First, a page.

Once the most affluent country in Africa, Libya has been wracked by chaos and civil war since the catastrophic NATO-directed intervention in 2011 that overthrew longtime leader Muammar Gaddafi, resulting in his murder, the destruction of the country and its splitting into rival militant factions.
Serraj is leader of a nominal and flimsy Government of National Accord formed under United Nations aegis in 2015, but his basis of power is the parliament in the eastern city of Tobrouk — not the western metropolis of Tripoli, where his presidential council rules from.
Haftar, who heads the Libyan National Army, which is the army of the Tobrouk parliament, has presided over the army since the renewed civil war in 2014. In the process he's conquered large parts of the country, including Benghazi, the second-largest city, in July 2017, and most recently the oil fields in the southwest of the country. Now he's turned on Serraj, ordering an advance on Tripoli on April 4, and militias that remain loyal to Serraj are converging on Tripoli to defend the government.
Vijay Prashad, director of the Tricontinental: Institute for Social Research and author of the book "Arab Spring, Libyan Winter," told Radio Sputnik's Loud and Clear Monday that "the Europeans have had their eye" on Libya's low-sulfur petroleum, which requires minimal processing, "for a very long time," and Haftar is the man they've selected to turn the taps back on, since Washington seems unlikely to budge on its new trade sanctions against Iran.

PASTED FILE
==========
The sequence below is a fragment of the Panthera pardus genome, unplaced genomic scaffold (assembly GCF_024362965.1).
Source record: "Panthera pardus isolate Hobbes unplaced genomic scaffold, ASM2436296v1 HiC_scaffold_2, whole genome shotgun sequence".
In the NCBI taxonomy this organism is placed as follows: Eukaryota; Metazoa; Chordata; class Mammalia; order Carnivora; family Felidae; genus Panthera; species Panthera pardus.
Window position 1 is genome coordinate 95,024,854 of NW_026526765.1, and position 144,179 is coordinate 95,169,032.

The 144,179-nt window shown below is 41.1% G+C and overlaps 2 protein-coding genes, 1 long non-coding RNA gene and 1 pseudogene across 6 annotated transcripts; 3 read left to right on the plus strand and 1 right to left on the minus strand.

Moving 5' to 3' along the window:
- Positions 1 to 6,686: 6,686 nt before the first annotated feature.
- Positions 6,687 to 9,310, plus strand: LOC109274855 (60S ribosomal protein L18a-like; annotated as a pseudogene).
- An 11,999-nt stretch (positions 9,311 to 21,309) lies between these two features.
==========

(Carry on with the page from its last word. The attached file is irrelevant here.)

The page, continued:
"In 2015-16, the United Nations entered a process with various factions inside Libya to create a Government of National Accord — that's the government led by Mr. al-Sarraj, who is currently sitting in Tripoli, alongside the fifth UN envoy to Libya, Ghassan Salame. They met this morning, Monday morning, just when the aircraft of Khalifa Haftar bombed the main airport in Tripoli, that's the Mitigar Airport," Prashad told Sputnik.
"This UN government that has been sitting in place for the last four years has been largely interested in maintaining its so-called ‘international support' — in other words, support from the West — and hasn't been able to take care of the basic needs of the population, including electricity, water, stability and so on. It's backed by a series of militias, which were the product of NATO's war in 2011."
"Mr. Haftar, on the other hand, is a very interesting character. You know, he lived about 10 minutes from CIA Headquarters in Langley, Virginia, between 1987 and 2011. He was basically held in place for the eventuality that he might be needed. In 2011, he arrived in Benghazi, hoping, in fact, to take over the rebellion. At that time, it's important to remember that the Qataris, the Emirate of Qatar, was really on the front foot. And they put their man to be in charge of Libya — that's Mahmoud Jibril."